The pH of a solution and the use of different buffers are also consequential and have a wide impact on the photocatalytic activity [2]. Several buffers have been reported in the literature for the effective water oxidation and reduction. In fact, no rule that has been followed but often slightly acidic buffer or neutral buffer produces an enhancement in the photosensitized water oxidation activity. The observed activity can vary significantly depending upon the type of catalyst and the reaction medium. In general, acetate (pH 5.8), silicate buffer (pH 4.7), and phosphate buffer (pH 7) have been well established to produce good results for the photosensitized water oxidation with transition metal oxide–based catalysts [2].

3.4 Concentration of the reactants

Except all of the physical parameters, the concentration of the photocatalyst, sacrificial agent, cocatalyst, and the photosensitizer controls the activity in different ways. At this point, determination of the optimum rate by varying the amount of the photocatalyst to attain the maximum rate is necessary [20]. On the other hand, with the increasing concentration of a photosensitizer, the catalytic activity reaches to a maximum and then drops subsequently [49]. Increase in the catalytic activity was observed with increasing concentration of a sacrificial agent up to a certain limit. In general, the electron donor sacrificial agents (e.g., ascorbic acid, triethanolamine, alcohols, etc.) are photostable, whereas electron acceptors such as persulfate or silver nitrate undergo photodecomposition under irradiation [2,19,49]. This causes a serious problem to the photochemical water oxidation as the sacrificial concentration decreases with time. The reaction becomes slower and ceases because of the consumption of the sacrificial reagent. In fact, the water oxidation has mostly been studied only for few minutes in the presence of a photosensitizer [24].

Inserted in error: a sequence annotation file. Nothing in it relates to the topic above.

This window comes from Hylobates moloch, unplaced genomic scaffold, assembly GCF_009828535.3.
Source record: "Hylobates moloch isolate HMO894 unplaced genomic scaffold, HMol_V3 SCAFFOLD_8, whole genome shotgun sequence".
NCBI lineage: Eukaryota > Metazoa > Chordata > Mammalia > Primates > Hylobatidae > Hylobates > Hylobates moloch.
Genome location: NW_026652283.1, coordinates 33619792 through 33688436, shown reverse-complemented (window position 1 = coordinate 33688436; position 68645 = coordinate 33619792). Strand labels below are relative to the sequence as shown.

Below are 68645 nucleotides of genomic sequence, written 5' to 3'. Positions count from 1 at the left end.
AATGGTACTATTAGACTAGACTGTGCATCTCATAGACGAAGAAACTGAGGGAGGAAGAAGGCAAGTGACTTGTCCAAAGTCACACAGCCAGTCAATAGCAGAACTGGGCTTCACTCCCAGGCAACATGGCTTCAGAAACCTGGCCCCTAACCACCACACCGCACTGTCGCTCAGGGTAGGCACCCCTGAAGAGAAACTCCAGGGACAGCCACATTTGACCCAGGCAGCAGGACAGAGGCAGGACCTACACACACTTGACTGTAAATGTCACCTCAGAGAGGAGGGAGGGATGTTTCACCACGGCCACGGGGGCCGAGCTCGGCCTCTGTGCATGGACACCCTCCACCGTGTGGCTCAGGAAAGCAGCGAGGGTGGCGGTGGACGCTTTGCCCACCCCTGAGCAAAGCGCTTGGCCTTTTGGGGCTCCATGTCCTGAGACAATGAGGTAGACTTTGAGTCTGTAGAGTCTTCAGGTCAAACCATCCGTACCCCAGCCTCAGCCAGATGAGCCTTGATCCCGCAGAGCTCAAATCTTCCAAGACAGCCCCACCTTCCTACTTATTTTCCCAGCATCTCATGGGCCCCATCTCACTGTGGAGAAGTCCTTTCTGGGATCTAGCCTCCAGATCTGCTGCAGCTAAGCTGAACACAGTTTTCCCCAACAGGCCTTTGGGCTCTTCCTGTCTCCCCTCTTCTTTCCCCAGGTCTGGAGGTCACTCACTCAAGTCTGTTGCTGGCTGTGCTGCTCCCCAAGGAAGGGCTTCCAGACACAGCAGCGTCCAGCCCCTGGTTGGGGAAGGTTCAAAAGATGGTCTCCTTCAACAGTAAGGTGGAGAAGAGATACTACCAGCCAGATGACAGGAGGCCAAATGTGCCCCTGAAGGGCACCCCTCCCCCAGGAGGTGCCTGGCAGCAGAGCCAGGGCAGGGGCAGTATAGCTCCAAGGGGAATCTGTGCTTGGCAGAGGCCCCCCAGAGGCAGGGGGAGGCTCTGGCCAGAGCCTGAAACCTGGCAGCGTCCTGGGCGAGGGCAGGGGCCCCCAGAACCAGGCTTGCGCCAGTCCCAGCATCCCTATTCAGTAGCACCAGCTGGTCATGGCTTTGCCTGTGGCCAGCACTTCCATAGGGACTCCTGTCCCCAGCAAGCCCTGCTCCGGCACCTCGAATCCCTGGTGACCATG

3.5 Source of evolved H2 and O2

For the overall water splitting, the amount of produced H2 must be stoichiometrically double of generated O2. This indeed proves once more that evolved hydrogen and oxygen originate from the water. For half-reactions, the detection of the source of evolved H2 or O2 is required. Because sacrificial agents like alcohols, biomass, and acids or catalysts like organic polymer graphitic carbon nitride can also produce H2 under photochemical conditions to show an incremental effect. Labeling study with D2O and detection of peak only at m/z = 4 for D2 confirms water as the source of H2 [50]. In experimental conditions, low-intensity peak at m/z = 3 is often observed because of the presence of some water in D2O and adsorbed water in the catalyst or other reagents.